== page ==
Q: My grandmother sold Larkin products door to door back in the early 1920s and received a ceramic platter as a prize. It’s marked “Limoges China Co., Sebring, Ohio.” The platter will be handed down to one of my children, but I’m curious about its history. What can you tell me about the Larkin Co. and Limoges China Co.?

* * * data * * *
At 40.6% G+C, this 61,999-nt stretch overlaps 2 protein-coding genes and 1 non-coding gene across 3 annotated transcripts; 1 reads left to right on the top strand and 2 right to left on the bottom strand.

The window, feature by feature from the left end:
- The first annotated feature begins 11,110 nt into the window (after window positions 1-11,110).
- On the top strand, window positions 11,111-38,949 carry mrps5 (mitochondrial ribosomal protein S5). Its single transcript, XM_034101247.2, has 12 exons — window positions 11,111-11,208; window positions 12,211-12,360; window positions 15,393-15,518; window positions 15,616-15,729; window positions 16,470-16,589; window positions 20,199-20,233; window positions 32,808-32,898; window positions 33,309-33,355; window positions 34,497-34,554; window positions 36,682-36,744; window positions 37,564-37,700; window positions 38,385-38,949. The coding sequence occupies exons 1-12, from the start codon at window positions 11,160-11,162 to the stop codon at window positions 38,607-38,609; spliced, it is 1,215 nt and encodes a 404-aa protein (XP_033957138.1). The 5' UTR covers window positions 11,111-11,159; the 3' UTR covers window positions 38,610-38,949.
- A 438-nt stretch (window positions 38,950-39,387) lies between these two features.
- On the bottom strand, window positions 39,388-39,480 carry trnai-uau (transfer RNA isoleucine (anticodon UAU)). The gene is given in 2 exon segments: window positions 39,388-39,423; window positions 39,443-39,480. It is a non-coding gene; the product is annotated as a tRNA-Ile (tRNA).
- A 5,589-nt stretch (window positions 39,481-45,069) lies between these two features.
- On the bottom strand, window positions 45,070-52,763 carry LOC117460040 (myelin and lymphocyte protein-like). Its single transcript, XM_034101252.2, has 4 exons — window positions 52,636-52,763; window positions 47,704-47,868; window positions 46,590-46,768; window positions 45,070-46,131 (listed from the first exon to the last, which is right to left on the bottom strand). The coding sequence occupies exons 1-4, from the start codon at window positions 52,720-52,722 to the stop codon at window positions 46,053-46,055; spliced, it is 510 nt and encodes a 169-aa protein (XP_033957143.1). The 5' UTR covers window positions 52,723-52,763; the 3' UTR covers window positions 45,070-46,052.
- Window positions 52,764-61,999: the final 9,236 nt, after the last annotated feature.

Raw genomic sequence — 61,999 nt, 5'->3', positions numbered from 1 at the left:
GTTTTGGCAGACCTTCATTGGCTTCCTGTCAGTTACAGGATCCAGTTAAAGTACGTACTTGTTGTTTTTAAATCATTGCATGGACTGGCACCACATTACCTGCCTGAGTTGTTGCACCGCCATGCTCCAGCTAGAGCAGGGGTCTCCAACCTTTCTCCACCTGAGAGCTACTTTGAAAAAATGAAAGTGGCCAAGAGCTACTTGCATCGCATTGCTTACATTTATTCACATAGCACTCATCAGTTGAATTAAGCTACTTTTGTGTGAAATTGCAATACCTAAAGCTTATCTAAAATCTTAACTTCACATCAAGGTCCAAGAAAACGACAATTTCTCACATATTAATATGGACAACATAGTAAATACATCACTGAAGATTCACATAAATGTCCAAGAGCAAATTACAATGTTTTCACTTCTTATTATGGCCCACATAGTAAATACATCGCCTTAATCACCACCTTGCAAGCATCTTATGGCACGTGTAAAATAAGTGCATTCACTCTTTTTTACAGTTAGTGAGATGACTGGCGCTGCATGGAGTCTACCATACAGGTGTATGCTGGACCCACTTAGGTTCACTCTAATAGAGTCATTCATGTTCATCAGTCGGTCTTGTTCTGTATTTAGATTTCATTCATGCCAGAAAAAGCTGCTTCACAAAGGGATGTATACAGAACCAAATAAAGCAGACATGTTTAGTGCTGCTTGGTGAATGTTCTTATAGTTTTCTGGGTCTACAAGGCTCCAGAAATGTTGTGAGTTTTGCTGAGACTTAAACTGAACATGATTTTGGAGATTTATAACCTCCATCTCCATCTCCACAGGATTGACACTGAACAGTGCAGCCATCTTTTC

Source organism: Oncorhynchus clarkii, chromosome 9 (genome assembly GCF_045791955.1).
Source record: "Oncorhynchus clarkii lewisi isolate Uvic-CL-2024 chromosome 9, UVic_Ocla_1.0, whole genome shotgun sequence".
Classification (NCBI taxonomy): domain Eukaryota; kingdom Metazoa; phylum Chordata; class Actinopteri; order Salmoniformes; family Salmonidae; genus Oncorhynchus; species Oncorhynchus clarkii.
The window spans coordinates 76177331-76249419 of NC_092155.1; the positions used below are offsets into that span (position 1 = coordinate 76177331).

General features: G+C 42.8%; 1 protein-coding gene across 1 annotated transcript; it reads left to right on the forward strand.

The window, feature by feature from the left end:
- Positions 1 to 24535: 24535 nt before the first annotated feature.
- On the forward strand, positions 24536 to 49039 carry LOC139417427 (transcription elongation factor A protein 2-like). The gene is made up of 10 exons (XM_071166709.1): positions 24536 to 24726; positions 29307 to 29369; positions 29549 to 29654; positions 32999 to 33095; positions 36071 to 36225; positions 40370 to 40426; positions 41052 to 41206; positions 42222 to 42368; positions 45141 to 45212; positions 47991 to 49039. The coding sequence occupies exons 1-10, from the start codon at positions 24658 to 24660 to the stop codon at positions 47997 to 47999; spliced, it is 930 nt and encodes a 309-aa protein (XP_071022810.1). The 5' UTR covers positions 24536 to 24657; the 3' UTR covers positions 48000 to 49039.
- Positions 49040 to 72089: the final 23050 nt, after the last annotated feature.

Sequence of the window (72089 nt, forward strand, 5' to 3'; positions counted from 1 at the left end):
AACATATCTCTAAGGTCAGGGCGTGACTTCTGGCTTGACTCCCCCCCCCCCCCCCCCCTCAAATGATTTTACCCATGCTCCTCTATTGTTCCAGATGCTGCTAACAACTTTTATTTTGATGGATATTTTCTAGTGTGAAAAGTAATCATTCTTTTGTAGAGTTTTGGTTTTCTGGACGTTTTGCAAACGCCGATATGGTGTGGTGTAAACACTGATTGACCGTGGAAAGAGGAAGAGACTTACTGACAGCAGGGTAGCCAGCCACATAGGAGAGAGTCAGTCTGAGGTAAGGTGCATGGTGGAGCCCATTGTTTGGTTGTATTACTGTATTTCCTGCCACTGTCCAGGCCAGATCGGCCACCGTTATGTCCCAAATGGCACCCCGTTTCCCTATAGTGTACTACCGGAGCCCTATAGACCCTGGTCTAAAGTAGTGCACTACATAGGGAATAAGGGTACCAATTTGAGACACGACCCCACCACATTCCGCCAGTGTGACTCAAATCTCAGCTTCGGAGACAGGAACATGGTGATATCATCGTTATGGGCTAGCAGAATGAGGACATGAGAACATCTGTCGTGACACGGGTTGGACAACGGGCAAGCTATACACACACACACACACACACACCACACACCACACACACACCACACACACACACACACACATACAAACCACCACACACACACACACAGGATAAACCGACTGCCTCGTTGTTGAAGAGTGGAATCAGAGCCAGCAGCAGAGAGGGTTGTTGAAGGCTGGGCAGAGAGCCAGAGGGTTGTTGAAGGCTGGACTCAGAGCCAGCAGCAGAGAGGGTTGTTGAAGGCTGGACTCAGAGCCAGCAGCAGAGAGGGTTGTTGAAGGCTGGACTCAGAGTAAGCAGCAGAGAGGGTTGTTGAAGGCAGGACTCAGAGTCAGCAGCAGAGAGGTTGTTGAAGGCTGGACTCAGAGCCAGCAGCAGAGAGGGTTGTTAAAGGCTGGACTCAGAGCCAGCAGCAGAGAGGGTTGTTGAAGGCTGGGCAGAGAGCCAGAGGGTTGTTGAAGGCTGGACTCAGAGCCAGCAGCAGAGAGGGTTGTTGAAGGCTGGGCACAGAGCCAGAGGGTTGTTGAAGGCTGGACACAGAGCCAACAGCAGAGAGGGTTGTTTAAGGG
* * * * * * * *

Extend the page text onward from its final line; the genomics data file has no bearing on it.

A: John Durant Larkin (1845-1926) founded a soap factory in Buffalo, N.Y., in 1875. The first soap it made, Sweet Home Soap, was sold by street vendors. Larkin products eventually included several types of soap, cosmetics, perfume, pharmaceuticals and other items that were sold by traveling salesmen and through mail-order catalogs. The company began offering “elegant picture cards” as premiums in every box of soap in 1881. Later, handkerchiefs, towels, watches, silver-plated flatware, lamps, furniture and other premiums were offered. Sets of dinnerware were first offered as premiums in the 1893 catalog. The company went out of business in 1967. Don’t be confused by the word “Limoges” on your platter. It isn’t Limoges china from France—although Limoges china made by a French porcelain factory was offered as a Larkin premium in the early 1900s. The Limoges China Co. of Sebring, Ohio, was in business from 1900 until 1955. The company used various trade-names for its products during those years. It advertised pieces as “American Limoges” beginning in the late 1940s to avoid a lawsuit.